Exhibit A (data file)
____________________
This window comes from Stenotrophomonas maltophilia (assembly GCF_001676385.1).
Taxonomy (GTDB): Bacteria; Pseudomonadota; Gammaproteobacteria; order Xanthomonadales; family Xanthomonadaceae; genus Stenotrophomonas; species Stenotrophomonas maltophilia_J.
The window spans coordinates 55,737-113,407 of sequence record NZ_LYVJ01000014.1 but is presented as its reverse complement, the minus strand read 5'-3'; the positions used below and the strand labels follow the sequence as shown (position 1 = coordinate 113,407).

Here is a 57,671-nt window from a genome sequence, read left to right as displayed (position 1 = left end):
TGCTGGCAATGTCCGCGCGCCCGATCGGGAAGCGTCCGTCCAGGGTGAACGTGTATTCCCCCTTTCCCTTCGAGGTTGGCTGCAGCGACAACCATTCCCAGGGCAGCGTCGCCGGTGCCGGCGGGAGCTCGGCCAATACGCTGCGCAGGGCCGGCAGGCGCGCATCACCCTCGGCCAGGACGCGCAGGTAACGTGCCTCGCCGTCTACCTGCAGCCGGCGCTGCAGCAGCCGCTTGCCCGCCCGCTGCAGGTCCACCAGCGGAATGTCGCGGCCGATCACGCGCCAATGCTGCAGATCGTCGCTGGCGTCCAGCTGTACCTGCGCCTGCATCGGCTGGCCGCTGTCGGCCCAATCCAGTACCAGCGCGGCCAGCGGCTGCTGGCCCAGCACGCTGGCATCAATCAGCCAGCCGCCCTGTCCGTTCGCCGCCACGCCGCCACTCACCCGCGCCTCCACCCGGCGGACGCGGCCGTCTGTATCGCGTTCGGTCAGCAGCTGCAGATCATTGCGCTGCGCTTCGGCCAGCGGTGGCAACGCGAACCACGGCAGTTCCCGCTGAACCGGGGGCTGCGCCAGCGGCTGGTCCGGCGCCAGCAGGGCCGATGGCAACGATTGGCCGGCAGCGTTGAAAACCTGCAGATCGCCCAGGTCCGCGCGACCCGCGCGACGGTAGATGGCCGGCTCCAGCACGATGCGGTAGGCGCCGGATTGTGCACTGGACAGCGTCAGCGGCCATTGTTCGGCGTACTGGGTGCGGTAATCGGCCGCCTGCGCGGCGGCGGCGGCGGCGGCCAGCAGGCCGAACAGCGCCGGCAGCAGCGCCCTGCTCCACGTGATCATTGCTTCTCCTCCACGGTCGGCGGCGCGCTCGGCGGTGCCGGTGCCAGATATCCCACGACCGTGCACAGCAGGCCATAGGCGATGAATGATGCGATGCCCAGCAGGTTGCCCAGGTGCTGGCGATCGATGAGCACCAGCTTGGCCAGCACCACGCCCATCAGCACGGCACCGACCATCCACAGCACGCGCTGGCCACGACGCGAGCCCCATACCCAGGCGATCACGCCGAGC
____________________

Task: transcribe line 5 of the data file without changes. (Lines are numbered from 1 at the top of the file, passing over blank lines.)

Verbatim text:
TGCTGGCAATGTCCGCGCGCCCGATCGGGAAGCGTCCGTCCAGGGTGAACGTGTATTCCCCCTTTCCCTTCGAGGTTGGCTGCAGCGACAACCATTCCCAGGGCAGCGTCGCCGGTGCCGGCGGGAGCTCGGCCAATACGCTGCGCAGGGCCGGCAGGCGCGCATCACCCTCGGCCAGGACGCGCAGGTAACGTGCCTCGCCGTCTACCTGCAGCCGGCGCTGCAGCAGCCGCTTGCCCGCCCGCTGCAGGTCCACCAGCGGAATGTCGCGGCCGATCACGCGCCAATGCTGCAGATCGTCGCTGGCGTCCAGCTGTACCTGCGCCTGCATCGGCTGGCCGCTGTCGGCCCAATCCAGTACCAGCGCGGCCAGCGGCTGCTGGCCCAGCACGCTGGCATCAATCAGCCAGCCGCCCTGTCCGTTCGCCGCCACGCCGCCACTCACCCGCGCCTCCACCCGGCGGACGCGGCCGTCTGTATCGCGTTCGGTCAGCAGCTGCAGATCATTGCGCTGCGCTTCGGCCAGCGGTGGCAACGCGAACCACGGCAGTTCCCGCTGAACCGGGGGCTGCGCCAGCGGCTGGTCCGGCGCCAGCAGGGCCGATGGCAACGATTGGCCGGCAGCGTTGAAAACCTGCAGATCGCCCAGGTCCGCGCGACCCGCGCGACGGTAGATGGCCGGCTCCAGCACGATGCGGTAGGCGCCGGATTGTGCACTGGACAGCGTCAGCGGCCATTGTTCGGCGTACTGGGTGCGGTAATCGGCCGCCTGCGCGGCGGCGGCGGCGGCGGCCAGCAGGCCGAACAGCGCCGGCAGCAGCGCCCTGCTCCACGTGATCATTGCTTCTCCTCCACGGTCGGCGGCGCGCTCGGCGGTGCCGGTGCCAGATATCCCACGACCGTGCACAGCAGGCCATAGGCGATGAATGATGCGATGCCCAGCAGGTTGCCCAGGTGCTGGCGATCGATGAGCACCAGCTTGGCCAGCACCACGCCCATCAGCACGGCACCGACCATCCACAGCACGCGCTGGCCACGACGCGAGCCCCATACCCAGGCGATCACGCCGAGC